I meant to blog on this earlier, but lost track of it after failing to find the original study (for reasons that will become clear). The bottom line is:

Global warming could cut the rate at which trees in tropical rainforests grow by as much as half, a new study based on more two decades of data from forests in Panama and Malaysia shows.

The effects, so far largely overlooked by climate modelers, Nature magazine said, could severely erode or even remove the ability of tropical rainforests to remove carbon dioxide from the air as they grow.

More evidence that the carbon sinks in the ocean and on the land may saturate sooner than scientists expected, which will inevitably lead to an acceleration of atmospheric concentrations of carbon dioxide (see below).

You might think from the article — or this post, which begins, "The study is contained in Nature magazine" — that the original study is from Nature. But, nooo! Someone — we won’t name names — could waste a lot of time looking for it there before they found out that it was only written about in Nature.

The actual study is from Ecology Letters, and here is a preprint (PDF). The abstract is sobering:

The impacts of global change on tropical forests remain poorly understood. We examined changes in tree growth rates over the past two decades for all species occurring in large (50-ha) forest dynamics plots in Panama and Malaysia. Stem growth rates declined significantly at both forests regardless of initial size or organizational level (species, community or stand). Decreasing growth rates were widespread, occurring in 24–71% of species at Barro Colorado Island, Panama (BCI) and in 58–95% of species at Pasoh, Malaysia (depending on the sizes of stems included). Changes in growth were not consistently associated with initial growth rate, adult stature, or wood density. Changes in growth were significantly associated with regional climate changes: at both sites growth was negatively correlated with annual mean daily minimum temperatures, and at BCI growth was positively correlated with annual precipitation and number of rainfree days (a measure of relative insolation). While the underlying cause(s) of decelerating growth is still unresolved, these patterns strongly contradict the hypothesized pantropical increase in tree growth rates caused by carbon fertilization. Decelerating tree growth will have important economic and environmental implications.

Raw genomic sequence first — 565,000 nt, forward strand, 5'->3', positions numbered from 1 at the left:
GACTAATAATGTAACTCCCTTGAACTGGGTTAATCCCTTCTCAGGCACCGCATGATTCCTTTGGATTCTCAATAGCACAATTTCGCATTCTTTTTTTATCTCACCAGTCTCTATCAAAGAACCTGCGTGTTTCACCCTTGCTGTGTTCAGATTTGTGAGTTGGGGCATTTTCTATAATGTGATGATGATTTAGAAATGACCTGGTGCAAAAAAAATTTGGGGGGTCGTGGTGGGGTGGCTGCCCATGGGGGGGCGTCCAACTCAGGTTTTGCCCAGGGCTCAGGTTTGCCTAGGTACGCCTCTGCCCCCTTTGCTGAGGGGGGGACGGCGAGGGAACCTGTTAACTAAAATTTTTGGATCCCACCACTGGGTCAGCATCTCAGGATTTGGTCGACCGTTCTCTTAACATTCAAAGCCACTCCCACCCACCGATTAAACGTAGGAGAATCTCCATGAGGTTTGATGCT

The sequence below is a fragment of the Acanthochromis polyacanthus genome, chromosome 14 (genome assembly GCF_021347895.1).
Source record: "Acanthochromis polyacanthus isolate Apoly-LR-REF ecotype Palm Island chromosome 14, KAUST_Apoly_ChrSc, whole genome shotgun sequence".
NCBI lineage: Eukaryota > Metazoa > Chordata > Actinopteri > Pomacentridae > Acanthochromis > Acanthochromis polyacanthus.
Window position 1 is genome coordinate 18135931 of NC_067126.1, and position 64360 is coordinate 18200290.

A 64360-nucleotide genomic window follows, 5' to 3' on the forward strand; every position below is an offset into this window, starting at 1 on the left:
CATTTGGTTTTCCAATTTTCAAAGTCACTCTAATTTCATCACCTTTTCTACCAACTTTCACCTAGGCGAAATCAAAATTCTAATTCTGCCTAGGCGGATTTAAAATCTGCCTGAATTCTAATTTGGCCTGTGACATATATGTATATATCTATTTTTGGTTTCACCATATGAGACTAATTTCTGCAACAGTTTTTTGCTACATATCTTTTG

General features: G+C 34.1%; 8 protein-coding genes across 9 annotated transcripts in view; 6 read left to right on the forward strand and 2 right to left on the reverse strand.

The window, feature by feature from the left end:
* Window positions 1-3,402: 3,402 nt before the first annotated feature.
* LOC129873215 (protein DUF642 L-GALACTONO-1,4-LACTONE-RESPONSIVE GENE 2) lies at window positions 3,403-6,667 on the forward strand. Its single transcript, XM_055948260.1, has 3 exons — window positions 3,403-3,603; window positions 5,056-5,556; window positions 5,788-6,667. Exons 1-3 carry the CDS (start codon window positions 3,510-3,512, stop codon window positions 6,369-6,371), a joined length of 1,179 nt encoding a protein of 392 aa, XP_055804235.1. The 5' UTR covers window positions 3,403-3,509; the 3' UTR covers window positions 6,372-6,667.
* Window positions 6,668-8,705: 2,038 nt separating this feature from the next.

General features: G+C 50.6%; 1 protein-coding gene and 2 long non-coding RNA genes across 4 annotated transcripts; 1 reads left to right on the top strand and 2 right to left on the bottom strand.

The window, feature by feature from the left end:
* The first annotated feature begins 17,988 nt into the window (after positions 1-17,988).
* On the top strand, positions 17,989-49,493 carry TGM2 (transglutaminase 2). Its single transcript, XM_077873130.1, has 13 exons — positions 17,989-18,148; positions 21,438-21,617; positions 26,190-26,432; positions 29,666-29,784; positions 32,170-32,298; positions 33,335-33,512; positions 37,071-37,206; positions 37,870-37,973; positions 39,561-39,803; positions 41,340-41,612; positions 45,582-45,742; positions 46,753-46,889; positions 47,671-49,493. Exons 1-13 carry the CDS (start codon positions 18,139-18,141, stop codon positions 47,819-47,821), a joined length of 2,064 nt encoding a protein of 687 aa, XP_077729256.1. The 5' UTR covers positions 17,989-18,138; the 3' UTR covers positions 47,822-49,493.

And let’s throw in the article’s final paragraph, since it identifies two new amplifying feedbacks to worry about:

Finally, we stress the potential for positive feedbacks to cause further declines in tropical forest growth rates. If decelerated stem growth results in slower rates of carbon uptake, the rise in atmospheric CO2 concentrations could accelerate. This may in turn lead to even higher temperatures and lower net productivity. Another potential feedback might occur if reduced timber yields force loggers to compensate by enlarging the amount of area harvested, resulting in higher CO2 emissions through deforestation and associated fires, as well as increased rates of habitat fragmentation/degradation and species extinctions.

More evidence that the time to act is now!